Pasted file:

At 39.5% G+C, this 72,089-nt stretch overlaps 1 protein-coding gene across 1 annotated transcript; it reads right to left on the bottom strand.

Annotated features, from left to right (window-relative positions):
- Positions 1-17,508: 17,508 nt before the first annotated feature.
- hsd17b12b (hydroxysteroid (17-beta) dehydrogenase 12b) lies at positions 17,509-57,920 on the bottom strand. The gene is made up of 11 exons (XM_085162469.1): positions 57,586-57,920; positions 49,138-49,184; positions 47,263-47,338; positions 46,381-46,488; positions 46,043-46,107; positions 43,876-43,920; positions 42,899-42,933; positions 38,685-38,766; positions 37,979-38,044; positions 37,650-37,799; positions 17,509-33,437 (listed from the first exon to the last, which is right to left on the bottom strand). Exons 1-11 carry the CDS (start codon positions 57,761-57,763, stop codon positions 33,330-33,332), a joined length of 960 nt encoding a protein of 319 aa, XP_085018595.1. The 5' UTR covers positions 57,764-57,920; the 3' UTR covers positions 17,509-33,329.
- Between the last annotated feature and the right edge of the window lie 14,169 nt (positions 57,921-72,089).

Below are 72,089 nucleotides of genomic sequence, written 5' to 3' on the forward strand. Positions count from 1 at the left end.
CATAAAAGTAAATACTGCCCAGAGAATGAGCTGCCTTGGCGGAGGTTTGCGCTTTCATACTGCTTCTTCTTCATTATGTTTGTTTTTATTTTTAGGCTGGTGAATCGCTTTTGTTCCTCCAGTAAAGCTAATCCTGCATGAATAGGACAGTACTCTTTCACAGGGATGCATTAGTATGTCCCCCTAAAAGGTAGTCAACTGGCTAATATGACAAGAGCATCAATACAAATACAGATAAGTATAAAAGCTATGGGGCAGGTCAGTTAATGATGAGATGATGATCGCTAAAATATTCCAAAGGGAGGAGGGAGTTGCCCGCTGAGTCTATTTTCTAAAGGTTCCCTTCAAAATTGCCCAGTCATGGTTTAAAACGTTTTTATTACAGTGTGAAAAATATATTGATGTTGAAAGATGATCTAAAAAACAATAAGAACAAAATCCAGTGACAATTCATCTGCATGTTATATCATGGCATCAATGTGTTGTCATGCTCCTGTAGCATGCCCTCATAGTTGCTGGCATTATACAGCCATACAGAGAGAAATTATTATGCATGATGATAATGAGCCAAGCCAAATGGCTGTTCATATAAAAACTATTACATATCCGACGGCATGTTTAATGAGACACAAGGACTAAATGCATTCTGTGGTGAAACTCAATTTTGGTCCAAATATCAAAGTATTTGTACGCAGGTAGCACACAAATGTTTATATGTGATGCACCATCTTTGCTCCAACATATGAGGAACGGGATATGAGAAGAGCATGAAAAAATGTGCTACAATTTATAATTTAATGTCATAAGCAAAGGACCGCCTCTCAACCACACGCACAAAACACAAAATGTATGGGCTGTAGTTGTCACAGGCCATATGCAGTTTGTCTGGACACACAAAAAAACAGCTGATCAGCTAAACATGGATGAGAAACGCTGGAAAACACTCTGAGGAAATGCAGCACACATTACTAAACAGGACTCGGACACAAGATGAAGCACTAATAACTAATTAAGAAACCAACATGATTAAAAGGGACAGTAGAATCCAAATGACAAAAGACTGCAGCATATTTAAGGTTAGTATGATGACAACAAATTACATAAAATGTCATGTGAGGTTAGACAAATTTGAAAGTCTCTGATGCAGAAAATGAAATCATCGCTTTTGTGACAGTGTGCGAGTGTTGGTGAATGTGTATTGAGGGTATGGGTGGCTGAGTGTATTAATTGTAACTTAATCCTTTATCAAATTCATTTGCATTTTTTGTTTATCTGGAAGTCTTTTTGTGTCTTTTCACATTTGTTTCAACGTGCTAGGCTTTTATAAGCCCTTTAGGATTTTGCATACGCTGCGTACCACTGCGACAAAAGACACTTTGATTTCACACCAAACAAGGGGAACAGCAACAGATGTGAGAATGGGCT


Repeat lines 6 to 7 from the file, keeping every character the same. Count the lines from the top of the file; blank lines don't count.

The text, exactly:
Below are 72,089 nucleotides of genomic sequence, written 5' to 3' on the forward strand. Positions count from 1 at the left end.
CATAAAAGTAAATACTGCCCAGAGAATGAGCTGCCTTGGCGGAGGTTTGCGCTTTCATACTGCTTCTTCTTCATTATGTTTGTTTTTATTTTTAGGCTGGTGAATCGCTTTTGTTCCTCCAGTAAAGCTAATCCTGCATGAATAGGACAGTACTCTTTCACAGGGATGCATTAGTATGTCCCCCTAAAAGGTAGTCAACTGGCTAATATGACAAGAGCATCAATACAAATACAGATAAGTATAAAAGCTATGGGGCAGGTCAGTTAATGATGAGATGATGATCGCTAAAATATTCCAAAGGGAGGAGGGAGTTGCCCGCTGAGTCTATTTTCTAAAGGTTCCCTTCAAAATTGCCCAGTCATGGTTTAAAACGTTTTTATTACAGTGTGAAAAATATATTGATGTTGAAAGATGATCTAAAAAACAATAAGAACAAAATCCAGTGACAATTCATCTGCATGTTATATCATGGCATCAATGTGTTGTCATGCTCCTGTAGCATGCCCTCATAGTTGCTGGCATTATACAGCCATACAGAGAGAAATTATTATGCATGATGATAATGAGCCAAGCCAAATGGCTGTTCATATAAAAACTATTACATATCCGACGGCATGTTTAATGAGACACAAGGACTAAATGCATTCTGTGGTGAAACTCAATTTTGGTCCAAATATCAAAGTATTTGTACGCAGGTAGCACACAAATGTTTATATGTGATGCACCATCTTTGCTCCAACATATGAGGAACGGGATATGAGAAGAGCATGAAAAAATGTGCTACAATTTATAATTTAATGTCATAAGCAAAGGACCGCCTCTCAACCACACGCACAAAACACAAAATGTATGGGCTGTAGTTGTCACAGGCCATATGCAGTTTGTCTGGACACACAAAAAAACAGCTGATCAGCTAAACATGGATGAGAAACGCTGGAAAACACTCTGAGGAAATGCAGCACACATTACTAAACAGGACTCGGACACAAGATGAAGCACTAATAACTAATTAAGAAACCAACATGATTAAAAGGGACAGTAGAATCCAAATGACAAAAGACTGCAGCATATTTAAGGTTAGTATGATGACAACAAATTACATAAAATGTCATGTGAGGTTAGACAAATTTGAAAGTCTCTGATGCAGAAAATGAAATCATCGCTTTTGTGACAGTGTGCGAGTGTTGGTGAATGTGTATTGAGGGTATGGGTGGCTGAGTGTATTAATTGTAACTTAATCCTTTATCAAATTCATTTGCATTTTTTGTTTATCTGGAAGTCTTTTTGTGTCTTTTCACATTTGTTTCAACGTGCTAGGCTTTTATAAGCCCTTTAGGATTTTGCATACGCTGCGTACCACTGCGACAAAAGACACTTTGATTTCACACCAAACAAGGGGAACAGCAACAGATGTGAGAATGGGCT